SB 980
Creates new restrictions on certain business practices of entities doing business in this state related to economic boycotts and DEI initiatives
LR Number:
Last Action:
2/29/2024 - Hearing Conducted S Governmental Accountability Committee
Journal Page:
Effective Date:
August 28, 2024

Current Bill Summary

SB 980 - This act creates new provisions relating to the business practices of entities doing business in this state.

ECONOMIC BOYCOTTS (Section 34.650)

Under this act, public entities are prohibited from entering into certain contracts with a company unless the contract includes a written certification that the company is not currently engaged in, and agrees for the duration of the contract not to engage in, any kind of economic boycott, as that term is defined in the act. Any contract failing to comply with the provisions of this act shall be void against public policy.

Provisions are included allowing the Attorney General to enforce this act. A company that enters into a contract with a public entity that is subject to this act and engages in any economic boycott during the term of the contract shall be obligated to pay damages to the state in an amount equal to three times all monies paid to the company under the contract. Additionally, any person injured as a result of any violation or threatened violation of this act may bring a cause of action in Cole County Circuit Court and shall be entitled to injunctive relief as well as damages, including costs and attorney fees.

This act does not apply to contracts with a total potential value of less than $100,000 or to contractors with fewer than 10 employees.

This provision is identical to SB 430 (2023) and substantially similar to SB 1061 (2024).


The act also creates unlawful business practices relating to DEI classifications. A DEI classification is defined as race, ethnicity, nationality, socioeconomic status, sex, sexual orientation, gender, or gender identity.

Pursuant to the act, it is an unlawful business practice for any private business, in entering into, maintaining, or seeking to establish contractual relations with any other private business to:

· Fail or refuse to enter into a contract, maintain a contract, or entertain bids or offers to contract, based, in whole or in part, on the fact that the other private business: (a) does not provide information or data, or does not provide sufficient information or data, about the extent to which its workforce or ownership exhibit particular DEI classifications; or (b) Fails to satisfy any rule, standard, policy, goal, aspiration, or preference, whether express or implied, regarding the extent to which its workforce, managers, executives, or ownership exhibit or claim to exhibit particular DEI classifications.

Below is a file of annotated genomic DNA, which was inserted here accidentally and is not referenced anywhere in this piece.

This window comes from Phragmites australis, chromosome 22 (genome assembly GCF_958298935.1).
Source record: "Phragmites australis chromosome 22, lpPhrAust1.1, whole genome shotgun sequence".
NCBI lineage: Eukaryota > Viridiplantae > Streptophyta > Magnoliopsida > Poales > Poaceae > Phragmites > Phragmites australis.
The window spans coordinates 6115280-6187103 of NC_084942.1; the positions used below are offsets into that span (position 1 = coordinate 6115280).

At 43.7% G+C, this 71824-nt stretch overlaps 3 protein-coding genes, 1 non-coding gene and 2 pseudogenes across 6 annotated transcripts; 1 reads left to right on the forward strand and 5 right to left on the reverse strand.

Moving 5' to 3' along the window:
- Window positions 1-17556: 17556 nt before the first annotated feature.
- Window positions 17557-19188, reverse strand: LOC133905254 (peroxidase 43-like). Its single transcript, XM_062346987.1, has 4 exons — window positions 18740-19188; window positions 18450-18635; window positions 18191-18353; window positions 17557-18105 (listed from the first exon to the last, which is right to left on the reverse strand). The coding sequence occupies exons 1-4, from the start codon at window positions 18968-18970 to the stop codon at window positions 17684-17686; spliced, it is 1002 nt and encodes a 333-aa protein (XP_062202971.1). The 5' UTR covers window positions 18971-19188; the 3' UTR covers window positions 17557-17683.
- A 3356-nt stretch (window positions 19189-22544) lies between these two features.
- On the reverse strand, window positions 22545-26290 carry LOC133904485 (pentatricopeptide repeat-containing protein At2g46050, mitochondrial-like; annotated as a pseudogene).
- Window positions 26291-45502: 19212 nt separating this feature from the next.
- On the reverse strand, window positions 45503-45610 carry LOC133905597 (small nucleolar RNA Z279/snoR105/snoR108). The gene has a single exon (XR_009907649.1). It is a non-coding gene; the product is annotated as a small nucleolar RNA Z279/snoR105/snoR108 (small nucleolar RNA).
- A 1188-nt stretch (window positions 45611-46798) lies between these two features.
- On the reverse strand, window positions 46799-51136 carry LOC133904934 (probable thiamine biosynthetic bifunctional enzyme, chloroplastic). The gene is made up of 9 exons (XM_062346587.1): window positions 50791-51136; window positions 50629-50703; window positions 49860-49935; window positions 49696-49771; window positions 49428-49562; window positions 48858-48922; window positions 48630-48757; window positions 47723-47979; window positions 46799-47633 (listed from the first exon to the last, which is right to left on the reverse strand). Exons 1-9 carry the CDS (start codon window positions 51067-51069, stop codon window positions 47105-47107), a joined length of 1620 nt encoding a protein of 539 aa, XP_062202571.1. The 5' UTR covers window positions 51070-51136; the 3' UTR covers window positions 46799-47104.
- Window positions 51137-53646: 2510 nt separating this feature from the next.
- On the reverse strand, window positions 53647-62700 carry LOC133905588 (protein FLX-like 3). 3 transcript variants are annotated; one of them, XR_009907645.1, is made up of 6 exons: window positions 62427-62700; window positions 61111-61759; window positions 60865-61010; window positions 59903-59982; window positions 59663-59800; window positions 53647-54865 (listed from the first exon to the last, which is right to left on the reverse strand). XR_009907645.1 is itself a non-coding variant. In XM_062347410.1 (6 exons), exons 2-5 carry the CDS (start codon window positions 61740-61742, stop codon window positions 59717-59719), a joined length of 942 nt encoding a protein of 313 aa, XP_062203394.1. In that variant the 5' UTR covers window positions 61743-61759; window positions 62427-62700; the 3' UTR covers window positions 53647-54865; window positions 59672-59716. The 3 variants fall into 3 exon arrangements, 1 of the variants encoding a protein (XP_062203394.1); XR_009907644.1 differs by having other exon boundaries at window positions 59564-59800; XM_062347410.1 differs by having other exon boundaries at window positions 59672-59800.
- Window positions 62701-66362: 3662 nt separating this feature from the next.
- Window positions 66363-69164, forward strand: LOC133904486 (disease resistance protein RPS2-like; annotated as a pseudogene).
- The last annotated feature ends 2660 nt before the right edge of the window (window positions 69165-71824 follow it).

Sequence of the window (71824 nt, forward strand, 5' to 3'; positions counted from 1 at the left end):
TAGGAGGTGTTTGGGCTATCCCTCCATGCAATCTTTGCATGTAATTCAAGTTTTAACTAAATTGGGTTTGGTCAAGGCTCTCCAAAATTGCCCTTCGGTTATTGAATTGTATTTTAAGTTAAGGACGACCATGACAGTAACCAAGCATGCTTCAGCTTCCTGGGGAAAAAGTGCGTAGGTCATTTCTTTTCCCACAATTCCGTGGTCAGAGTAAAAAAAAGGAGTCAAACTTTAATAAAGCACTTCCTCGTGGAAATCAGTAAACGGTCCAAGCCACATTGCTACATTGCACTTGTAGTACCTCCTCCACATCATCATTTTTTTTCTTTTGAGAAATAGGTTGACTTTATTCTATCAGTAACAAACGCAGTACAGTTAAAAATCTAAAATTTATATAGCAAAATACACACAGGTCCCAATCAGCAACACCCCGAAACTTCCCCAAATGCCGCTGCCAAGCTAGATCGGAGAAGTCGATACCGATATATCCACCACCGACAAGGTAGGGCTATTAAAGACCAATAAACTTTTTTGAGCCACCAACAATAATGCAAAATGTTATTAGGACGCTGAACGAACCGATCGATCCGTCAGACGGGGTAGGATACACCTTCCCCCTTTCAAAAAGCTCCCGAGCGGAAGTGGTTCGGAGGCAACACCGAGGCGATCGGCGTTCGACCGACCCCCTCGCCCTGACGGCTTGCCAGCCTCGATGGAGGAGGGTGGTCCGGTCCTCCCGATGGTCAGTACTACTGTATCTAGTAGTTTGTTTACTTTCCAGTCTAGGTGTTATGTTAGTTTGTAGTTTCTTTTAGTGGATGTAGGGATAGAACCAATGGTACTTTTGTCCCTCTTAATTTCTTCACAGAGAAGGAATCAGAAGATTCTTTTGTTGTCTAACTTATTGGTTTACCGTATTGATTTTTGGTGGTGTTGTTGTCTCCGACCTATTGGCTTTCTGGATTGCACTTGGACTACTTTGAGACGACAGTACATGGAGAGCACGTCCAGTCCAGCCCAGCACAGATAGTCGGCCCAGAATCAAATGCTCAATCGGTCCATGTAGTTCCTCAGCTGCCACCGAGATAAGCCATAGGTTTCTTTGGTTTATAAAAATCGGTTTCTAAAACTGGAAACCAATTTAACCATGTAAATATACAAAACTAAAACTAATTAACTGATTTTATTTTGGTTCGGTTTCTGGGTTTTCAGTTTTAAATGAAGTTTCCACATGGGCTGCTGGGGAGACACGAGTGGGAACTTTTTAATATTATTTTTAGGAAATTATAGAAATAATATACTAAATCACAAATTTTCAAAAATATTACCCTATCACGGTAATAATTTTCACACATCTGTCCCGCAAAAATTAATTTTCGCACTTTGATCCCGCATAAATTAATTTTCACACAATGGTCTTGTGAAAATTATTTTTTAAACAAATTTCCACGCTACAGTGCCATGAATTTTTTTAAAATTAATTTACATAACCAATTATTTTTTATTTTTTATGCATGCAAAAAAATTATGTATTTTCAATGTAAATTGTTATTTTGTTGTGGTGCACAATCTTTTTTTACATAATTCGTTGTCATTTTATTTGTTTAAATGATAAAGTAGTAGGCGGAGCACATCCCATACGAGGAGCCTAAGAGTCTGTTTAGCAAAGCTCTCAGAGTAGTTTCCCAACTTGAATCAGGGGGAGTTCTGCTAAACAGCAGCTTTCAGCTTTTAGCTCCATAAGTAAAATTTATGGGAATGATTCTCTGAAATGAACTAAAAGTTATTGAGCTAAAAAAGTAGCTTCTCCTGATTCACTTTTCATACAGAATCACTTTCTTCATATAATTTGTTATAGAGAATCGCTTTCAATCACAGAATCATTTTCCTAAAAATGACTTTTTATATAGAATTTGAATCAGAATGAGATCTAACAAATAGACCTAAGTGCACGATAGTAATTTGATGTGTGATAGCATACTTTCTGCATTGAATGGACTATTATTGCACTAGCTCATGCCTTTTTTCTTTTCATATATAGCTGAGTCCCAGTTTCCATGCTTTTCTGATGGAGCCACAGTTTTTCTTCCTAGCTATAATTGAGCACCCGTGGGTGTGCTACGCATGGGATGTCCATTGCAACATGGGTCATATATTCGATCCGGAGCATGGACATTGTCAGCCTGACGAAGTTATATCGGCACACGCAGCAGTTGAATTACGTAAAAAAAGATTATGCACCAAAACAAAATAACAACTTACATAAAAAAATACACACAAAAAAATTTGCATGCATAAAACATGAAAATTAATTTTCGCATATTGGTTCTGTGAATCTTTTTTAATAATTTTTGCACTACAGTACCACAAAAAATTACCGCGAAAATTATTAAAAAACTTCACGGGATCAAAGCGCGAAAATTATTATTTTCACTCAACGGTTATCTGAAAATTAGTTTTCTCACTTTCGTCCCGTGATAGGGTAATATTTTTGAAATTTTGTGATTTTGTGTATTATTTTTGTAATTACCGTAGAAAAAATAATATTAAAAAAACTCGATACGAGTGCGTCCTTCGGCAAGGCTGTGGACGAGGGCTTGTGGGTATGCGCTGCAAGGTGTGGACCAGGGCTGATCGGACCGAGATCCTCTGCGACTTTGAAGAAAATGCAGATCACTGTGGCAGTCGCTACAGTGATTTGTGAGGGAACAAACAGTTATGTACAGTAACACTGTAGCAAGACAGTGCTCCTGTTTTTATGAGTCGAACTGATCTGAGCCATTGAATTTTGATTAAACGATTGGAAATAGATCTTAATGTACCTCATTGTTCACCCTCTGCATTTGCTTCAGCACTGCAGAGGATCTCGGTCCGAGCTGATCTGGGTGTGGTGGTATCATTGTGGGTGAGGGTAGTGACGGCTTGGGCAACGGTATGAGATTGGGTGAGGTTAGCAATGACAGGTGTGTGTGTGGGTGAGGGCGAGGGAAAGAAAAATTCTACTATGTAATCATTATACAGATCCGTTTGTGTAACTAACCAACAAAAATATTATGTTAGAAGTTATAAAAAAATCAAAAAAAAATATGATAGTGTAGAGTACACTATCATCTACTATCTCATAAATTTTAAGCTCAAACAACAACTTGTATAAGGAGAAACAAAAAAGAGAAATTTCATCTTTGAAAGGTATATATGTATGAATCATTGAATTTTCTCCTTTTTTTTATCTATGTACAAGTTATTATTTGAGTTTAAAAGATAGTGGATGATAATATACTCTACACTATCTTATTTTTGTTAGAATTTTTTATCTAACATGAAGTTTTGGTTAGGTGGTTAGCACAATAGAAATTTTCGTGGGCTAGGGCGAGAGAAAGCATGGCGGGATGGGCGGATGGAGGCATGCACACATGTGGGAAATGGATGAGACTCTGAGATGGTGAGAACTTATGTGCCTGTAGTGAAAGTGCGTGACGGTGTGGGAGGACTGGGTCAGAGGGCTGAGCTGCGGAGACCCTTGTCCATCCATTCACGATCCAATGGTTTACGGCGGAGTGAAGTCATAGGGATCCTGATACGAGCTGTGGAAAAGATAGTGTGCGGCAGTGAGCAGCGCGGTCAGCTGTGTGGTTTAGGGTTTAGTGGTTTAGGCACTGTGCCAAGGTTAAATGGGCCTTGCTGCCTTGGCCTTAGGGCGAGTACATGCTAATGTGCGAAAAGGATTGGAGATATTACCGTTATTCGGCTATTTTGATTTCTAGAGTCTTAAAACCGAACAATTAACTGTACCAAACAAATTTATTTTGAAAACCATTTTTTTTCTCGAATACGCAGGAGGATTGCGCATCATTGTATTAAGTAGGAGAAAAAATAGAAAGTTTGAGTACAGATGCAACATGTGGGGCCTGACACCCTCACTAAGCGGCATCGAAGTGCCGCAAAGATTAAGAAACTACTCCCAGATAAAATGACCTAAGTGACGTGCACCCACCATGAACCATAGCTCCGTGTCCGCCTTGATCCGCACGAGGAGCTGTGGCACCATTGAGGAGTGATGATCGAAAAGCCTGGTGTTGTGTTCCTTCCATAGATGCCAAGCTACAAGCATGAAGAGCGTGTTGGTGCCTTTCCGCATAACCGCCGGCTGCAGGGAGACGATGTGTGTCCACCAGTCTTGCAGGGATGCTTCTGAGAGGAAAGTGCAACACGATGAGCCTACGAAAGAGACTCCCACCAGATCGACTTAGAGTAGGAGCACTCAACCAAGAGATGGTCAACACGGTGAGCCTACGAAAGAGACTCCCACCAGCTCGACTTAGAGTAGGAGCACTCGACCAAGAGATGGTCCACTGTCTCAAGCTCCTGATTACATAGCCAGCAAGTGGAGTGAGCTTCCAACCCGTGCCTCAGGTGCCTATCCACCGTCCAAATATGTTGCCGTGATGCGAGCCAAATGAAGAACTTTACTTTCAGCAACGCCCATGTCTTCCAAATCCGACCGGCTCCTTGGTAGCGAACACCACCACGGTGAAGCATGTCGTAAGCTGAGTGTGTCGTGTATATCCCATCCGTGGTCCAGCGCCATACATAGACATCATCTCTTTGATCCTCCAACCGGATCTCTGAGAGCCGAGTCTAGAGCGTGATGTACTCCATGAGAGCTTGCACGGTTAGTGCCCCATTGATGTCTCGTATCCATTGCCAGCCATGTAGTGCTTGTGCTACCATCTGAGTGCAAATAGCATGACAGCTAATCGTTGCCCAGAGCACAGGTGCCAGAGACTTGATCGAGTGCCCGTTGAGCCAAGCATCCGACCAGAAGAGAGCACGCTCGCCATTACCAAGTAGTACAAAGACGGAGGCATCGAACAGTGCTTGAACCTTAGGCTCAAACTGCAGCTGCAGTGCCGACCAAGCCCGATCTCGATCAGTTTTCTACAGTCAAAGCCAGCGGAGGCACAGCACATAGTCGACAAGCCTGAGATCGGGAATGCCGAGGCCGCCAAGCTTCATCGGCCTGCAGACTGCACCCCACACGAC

· Consider, including as one criterion among many other criteria, whether or not it is treated as a dispositive criterion in making a decision, and whether or not it is part of an express or implied scoring or grading system: (a) Whether the owners, controllers, officers, or employees of another private business exhibit or claim to exhibit particular DEI classifications; or (b) Whether another private business has adopted or endorsed any particular policy or practice that promotes the hiring and promotion of employees based on the fact that those employees or prospective employees exhibit or claim to exhibit particular DEI classifications;

· Require or suggest that individuals exhibiting particular DEI classifications, because of their DEI classifications, work on the contract or have particular roles in performing the contract, or to require or suggest that a particular quota or percentage of individuals working on the performance of a contract exhibit one or more particular DEI classifications; and

· Require or suggest that any other contracting party provide data regarding the extent to which its workforce, managers, executives, or ownership exhibit or claim to exhibit particular DEI classifications.

A civil action for violation of this provision may be brought within two years after the alleged unlawful business practice occurred or after its reasonable discovery by the alleged injured party. In any civil action brought pursuant to this act, the plaintiff shall bear the burden of proving the alleged unlawful practice was the direct proximate cause of the claimed damages. The court may award certain fees, damages, and court costs as described in the act.

The act additionally empowers the Attorney General to issue a civil investigative demand or bring a civil action in the Cole County Circuit Court seeking appropriate remedies if there is reasonable cause to believe that any private business or group of private businesses is engaged in an unlawful business

practice prohibited by this provision.

This act contains various exemptions.



No Amendments Found.